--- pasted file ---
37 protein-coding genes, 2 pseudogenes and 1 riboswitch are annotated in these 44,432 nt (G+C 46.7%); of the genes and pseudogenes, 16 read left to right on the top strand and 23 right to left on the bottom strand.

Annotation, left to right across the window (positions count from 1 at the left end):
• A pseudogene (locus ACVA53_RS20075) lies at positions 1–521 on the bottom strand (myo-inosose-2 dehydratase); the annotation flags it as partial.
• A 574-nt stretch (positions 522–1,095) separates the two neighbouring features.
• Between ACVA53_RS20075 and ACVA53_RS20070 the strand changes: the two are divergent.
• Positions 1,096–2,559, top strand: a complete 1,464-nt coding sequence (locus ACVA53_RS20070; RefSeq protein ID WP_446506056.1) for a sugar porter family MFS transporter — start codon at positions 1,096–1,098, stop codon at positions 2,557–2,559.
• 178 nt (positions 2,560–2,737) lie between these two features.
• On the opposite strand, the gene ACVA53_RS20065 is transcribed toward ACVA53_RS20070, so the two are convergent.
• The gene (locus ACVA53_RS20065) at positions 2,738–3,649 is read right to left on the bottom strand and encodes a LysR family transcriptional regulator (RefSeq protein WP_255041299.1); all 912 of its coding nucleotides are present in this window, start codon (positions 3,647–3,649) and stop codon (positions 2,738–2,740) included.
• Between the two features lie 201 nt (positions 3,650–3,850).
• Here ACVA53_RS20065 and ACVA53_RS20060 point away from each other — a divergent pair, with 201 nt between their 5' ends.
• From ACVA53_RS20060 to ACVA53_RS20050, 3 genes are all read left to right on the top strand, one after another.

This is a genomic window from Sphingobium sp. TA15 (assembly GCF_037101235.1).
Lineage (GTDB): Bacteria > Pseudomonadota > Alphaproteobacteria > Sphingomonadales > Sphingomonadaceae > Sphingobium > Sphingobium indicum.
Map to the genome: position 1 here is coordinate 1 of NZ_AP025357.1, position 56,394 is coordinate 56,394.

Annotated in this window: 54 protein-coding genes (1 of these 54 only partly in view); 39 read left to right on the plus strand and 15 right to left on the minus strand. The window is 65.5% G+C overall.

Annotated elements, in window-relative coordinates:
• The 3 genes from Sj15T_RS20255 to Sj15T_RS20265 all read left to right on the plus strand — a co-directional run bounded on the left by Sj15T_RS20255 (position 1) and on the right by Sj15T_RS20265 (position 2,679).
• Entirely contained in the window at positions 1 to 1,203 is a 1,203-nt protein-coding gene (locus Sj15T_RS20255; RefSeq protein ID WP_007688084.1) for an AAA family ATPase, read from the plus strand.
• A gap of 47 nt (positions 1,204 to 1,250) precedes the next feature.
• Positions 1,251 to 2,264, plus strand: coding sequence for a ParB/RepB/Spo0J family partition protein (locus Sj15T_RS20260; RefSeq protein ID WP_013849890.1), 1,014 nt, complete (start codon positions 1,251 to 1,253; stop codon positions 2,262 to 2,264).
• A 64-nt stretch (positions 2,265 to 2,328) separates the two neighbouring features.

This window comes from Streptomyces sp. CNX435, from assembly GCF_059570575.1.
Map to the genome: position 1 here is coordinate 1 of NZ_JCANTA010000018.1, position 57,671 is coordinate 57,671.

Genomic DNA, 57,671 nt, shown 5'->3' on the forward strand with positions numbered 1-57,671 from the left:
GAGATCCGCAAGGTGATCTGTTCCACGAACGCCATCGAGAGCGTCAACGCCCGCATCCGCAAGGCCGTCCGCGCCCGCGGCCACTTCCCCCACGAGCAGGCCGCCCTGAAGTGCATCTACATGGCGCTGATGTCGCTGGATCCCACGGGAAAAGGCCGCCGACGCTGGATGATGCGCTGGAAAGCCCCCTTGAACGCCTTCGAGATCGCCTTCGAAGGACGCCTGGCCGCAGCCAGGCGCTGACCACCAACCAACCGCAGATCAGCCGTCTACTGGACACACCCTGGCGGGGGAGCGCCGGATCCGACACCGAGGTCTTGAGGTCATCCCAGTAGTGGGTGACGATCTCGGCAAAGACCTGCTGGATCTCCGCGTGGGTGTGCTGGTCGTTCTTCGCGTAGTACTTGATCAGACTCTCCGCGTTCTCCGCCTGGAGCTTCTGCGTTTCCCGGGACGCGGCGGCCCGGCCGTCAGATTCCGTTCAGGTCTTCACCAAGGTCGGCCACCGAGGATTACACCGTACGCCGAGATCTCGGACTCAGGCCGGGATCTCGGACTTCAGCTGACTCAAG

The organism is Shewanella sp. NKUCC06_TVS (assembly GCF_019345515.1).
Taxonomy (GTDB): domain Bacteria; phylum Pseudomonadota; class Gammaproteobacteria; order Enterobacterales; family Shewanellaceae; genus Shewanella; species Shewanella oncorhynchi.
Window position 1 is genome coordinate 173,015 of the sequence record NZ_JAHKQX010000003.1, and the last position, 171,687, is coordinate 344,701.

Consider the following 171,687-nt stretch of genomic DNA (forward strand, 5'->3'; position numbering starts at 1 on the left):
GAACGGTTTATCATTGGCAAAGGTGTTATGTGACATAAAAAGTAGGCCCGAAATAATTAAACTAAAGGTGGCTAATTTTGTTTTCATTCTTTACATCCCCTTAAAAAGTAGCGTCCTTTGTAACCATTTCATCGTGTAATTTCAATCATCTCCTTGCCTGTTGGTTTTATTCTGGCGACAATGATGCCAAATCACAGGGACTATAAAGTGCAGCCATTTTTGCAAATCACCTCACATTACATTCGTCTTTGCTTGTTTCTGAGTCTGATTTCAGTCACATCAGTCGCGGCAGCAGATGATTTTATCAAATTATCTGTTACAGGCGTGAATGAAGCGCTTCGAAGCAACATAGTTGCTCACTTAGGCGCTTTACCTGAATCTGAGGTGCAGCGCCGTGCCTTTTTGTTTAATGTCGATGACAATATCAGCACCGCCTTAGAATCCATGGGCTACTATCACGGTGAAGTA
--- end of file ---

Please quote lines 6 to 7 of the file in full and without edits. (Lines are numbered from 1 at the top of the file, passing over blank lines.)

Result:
• Positions 1,096–2,559, top strand: a complete 1,464-nt coding sequence (locus ACVA53_RS20070; RefSeq protein ID WP_446506056.1) for a sugar porter family MFS transporter — start codon at positions 1,096–1,098, stop codon at positions 2,557–2,559.
• 178 nt (positions 2,560–2,737) lie between these two features.